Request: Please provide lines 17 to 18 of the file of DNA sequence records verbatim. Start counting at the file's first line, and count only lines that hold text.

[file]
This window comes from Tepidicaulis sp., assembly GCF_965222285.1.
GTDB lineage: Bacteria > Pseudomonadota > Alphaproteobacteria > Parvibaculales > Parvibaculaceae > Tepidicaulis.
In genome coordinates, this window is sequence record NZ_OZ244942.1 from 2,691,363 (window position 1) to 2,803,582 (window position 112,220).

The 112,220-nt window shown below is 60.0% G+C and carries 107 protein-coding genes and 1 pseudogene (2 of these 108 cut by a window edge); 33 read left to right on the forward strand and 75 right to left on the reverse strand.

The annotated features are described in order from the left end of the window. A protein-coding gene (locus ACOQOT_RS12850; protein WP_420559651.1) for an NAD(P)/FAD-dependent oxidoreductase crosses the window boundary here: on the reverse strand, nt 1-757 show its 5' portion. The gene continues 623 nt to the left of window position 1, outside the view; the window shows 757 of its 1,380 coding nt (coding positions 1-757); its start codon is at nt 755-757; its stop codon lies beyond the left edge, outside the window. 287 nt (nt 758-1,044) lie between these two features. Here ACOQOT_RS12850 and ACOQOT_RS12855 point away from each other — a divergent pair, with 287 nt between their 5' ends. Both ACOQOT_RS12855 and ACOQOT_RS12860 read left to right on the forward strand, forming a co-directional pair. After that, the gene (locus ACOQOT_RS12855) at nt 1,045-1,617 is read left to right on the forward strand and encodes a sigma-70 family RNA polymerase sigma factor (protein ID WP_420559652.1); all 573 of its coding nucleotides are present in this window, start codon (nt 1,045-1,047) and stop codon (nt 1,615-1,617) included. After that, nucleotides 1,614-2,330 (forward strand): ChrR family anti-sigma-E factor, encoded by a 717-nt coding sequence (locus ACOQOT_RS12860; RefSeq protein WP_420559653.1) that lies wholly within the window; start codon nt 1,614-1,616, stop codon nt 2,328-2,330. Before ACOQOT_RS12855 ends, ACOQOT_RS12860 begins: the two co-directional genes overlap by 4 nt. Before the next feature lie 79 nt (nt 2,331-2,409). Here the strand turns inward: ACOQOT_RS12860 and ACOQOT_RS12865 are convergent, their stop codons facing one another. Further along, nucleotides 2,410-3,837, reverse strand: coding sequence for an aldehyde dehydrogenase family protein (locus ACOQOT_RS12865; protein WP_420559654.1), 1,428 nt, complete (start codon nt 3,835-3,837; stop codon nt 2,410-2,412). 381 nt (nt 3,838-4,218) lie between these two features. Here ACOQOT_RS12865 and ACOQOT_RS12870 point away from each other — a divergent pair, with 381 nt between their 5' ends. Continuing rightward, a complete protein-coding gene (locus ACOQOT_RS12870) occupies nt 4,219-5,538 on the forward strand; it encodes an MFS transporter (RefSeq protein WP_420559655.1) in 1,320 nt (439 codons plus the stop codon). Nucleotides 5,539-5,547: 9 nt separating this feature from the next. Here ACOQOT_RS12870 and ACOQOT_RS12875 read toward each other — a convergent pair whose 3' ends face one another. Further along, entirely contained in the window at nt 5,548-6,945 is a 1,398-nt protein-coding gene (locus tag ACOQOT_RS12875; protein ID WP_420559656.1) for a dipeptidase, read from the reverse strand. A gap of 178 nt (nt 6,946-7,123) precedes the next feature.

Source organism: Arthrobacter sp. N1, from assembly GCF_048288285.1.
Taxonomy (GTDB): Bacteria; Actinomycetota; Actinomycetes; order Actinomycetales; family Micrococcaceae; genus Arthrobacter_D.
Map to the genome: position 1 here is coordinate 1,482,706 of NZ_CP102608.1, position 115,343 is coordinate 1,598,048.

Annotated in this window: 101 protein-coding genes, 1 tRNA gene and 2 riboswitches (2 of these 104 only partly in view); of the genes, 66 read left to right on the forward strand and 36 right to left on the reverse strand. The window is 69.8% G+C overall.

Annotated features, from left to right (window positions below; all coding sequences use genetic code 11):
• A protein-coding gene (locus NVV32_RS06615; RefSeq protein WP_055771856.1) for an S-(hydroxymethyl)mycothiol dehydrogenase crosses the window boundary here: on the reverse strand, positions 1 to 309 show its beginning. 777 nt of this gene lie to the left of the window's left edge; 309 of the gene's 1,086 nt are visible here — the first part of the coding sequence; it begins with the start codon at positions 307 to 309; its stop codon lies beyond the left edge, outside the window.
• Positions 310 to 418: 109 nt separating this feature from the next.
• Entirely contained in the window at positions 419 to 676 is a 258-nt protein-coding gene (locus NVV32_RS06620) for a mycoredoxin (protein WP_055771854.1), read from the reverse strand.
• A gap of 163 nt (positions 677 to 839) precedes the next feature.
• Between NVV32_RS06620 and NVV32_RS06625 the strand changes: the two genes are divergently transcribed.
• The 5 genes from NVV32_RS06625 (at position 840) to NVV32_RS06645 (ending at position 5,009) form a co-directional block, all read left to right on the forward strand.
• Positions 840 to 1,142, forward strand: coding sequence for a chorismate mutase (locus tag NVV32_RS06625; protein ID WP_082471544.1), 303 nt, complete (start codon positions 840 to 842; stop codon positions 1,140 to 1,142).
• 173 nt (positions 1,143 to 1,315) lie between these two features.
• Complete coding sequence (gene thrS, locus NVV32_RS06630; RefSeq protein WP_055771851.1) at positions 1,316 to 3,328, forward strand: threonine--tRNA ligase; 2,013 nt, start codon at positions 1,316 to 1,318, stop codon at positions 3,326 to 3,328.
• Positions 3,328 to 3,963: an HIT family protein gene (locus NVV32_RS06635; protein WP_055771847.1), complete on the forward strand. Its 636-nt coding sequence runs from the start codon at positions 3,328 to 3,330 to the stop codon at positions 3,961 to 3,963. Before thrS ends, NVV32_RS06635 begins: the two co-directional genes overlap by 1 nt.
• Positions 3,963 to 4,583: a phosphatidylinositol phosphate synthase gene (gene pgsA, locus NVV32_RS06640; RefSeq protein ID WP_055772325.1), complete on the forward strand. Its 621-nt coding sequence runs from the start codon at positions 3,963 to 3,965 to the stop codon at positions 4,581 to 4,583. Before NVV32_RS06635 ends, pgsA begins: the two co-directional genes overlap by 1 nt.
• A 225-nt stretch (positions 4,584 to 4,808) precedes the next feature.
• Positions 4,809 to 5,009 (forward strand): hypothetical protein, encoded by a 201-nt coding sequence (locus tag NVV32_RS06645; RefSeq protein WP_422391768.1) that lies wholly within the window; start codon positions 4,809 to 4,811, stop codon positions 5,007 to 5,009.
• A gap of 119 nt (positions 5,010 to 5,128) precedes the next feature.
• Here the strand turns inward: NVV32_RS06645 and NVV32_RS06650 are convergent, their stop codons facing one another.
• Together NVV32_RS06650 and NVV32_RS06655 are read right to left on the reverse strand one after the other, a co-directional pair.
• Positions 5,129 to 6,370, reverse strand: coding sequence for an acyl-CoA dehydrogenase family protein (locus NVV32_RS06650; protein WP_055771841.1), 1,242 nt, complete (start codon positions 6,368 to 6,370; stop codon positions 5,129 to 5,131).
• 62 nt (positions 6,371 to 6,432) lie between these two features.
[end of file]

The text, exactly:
• Positions 840 to 1,142, forward strand: coding sequence for a chorismate mutase (locus tag NVV32_RS06625; protein ID WP_082471544.1), 303 nt, complete (start codon positions 840 to 842; stop codon positions 1,140 to 1,142).
• 173 nt (positions 1,143 to 1,315) lie between these two features.